Specificity of rumination in anxiety and depression: A multimodal meta-analysis

Bunmi O. Olatunji, Kristin Naragon-Gainey, Kate B. Wolitzky-Taylor

Research output: Contribution to journalArticle

111 Citations (Scopus)

Abstract

The present investigation employed a meta-analysis of 179 correlational studies and 37 clinical group comparison studies to examine the association between rumination and symptoms of anxiety and depression. Meta-analytic correlations revealed moderate associations between rumination and symptoms of anxiety and depression that were strongest for brooding and emotion-driven rumination. Symptoms of anxiety and depression also had significant independent effects on overall rumination and emotion-driven rumination. However, worry partially accounted for the associations of both depression and anxiety with rumination. Those with mood and anxiety disorders also reported more rumination than controls, an effect that was amplified by increased comorbidity. Those with mood disorders reported significantly more rumination than those with anxiety disorders. The implications of these findings for a transdiagnostic view of rumination are discussed.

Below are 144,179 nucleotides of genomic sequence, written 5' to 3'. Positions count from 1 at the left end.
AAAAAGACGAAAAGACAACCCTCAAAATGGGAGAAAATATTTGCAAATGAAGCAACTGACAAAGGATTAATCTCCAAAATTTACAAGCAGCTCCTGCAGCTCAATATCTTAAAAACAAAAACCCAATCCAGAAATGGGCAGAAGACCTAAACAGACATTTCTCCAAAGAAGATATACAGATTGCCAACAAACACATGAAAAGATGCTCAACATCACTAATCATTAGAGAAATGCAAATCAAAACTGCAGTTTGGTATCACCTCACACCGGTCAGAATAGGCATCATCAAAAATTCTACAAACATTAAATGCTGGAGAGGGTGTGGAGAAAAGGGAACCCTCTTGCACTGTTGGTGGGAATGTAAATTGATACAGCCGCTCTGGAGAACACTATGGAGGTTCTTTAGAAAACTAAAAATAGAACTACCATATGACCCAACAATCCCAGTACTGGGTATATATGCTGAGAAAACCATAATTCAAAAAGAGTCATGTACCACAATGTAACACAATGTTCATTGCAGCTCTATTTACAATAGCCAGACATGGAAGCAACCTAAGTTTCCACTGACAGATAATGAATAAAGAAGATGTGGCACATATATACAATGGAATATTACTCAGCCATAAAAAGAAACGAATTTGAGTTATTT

Original languageEnglish
Pages (from-to)225-257
Number of pages33
JournalClinical Psychology: science and practice
Volume20
Issue number3
DOIs
Publication statusPublished - Sep 2013
Externally publishedYes

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